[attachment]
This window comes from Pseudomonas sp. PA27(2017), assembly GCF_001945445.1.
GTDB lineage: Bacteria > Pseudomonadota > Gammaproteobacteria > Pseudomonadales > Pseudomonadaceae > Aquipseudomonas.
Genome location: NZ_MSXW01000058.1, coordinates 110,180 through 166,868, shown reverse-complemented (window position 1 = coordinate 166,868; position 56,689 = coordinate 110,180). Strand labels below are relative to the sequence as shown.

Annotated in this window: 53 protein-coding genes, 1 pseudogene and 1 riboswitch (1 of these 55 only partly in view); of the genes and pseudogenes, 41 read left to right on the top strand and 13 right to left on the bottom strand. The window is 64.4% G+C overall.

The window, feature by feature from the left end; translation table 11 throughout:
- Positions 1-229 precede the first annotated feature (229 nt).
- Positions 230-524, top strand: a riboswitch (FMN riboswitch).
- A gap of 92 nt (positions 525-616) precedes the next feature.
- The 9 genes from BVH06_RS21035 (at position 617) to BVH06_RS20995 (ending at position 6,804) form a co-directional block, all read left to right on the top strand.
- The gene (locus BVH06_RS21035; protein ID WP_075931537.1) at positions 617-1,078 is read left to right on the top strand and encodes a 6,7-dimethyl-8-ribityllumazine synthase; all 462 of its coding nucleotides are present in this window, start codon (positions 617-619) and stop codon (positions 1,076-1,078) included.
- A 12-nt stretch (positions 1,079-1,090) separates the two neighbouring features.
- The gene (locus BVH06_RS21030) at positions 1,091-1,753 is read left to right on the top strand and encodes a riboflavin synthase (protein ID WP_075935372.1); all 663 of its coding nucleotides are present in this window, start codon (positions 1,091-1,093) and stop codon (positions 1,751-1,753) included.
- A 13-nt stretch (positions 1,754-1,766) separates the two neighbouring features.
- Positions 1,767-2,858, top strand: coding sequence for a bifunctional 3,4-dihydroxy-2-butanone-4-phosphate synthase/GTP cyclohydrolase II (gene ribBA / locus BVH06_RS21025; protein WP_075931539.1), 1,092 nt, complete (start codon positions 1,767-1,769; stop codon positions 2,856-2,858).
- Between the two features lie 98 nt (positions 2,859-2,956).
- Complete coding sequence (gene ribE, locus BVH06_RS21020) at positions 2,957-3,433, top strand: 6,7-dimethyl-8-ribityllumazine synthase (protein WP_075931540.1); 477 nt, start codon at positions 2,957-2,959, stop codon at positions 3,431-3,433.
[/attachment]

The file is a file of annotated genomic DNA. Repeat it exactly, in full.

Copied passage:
This window comes from Pseudomonas sp. PA27(2017), assembly GCF_001945445.1.
GTDB lineage: Bacteria > Pseudomonadota > Gammaproteobacteria > Pseudomonadales > Pseudomonadaceae > Aquipseudomonas.
Genome location: NZ_MSXW01000058.1, coordinates 110,180 through 166,868, shown reverse-complemented (window position 1 = coordinate 166,868; position 56,689 = coordinate 110,180). Strand labels below are relative to the sequence as shown.

Annotated in this window: 53 protein-coding genes, 1 pseudogene and 1 riboswitch (1 of these 55 only partly in view); of the genes and pseudogenes, 41 read left to right on the top strand and 13 right to left on the bottom strand. The window is 64.4% G+C overall.

The window, feature by feature from the left end; translation table 11 throughout:
- Positions 1-229 precede the first annotated feature (229 nt).
- Positions 230-524, top strand: a riboswitch (FMN riboswitch).
- A gap of 92 nt (positions 525-616) precedes the next feature.
- The 9 genes from BVH06_RS21035 (at position 617) to BVH06_RS20995 (ending at position 6,804) form a co-directional block, all read left to right on the top strand.
- The gene (locus BVH06_RS21035; protein ID WP_075931537.1) at positions 617-1,078 is read left to right on the top strand and encodes a 6,7-dimethyl-8-ribityllumazine synthase; all 462 of its coding nucleotides are present in this window, start codon (positions 617-619) and stop codon (positions 1,076-1,078) included.
- A 12-nt stretch (positions 1,079-1,090) separates the two neighbouring features.
- The gene (locus BVH06_RS21030) at positions 1,091-1,753 is read left to right on the top strand and encodes a riboflavin synthase (protein ID WP_075935372.1); all 663 of its coding nucleotides are present in this window, start codon (positions 1,091-1,093) and stop codon (positions 1,751-1,753) included.
- A 13-nt stretch (positions 1,754-1,766) separates the two neighbouring features.
- Positions 1,767-2,858, top strand: coding sequence for a bifunctional 3,4-dihydroxy-2-butanone-4-phosphate synthase/GTP cyclohydrolase II (gene ribBA / locus BVH06_RS21025; protein WP_075931539.1), 1,092 nt, complete (start codon positions 1,767-1,769; stop codon positions 2,856-2,858).
- Between the two features lie 98 nt (positions 2,859-2,956).
- Complete coding sequence (gene ribE, locus BVH06_RS21020) at positions 2,957-3,433, top strand: 6,7-dimethyl-8-ribityllumazine synthase (protein WP_075931540.1); 477 nt, start codon at positions 2,957-2,959, stop codon at positions 3,431-3,433.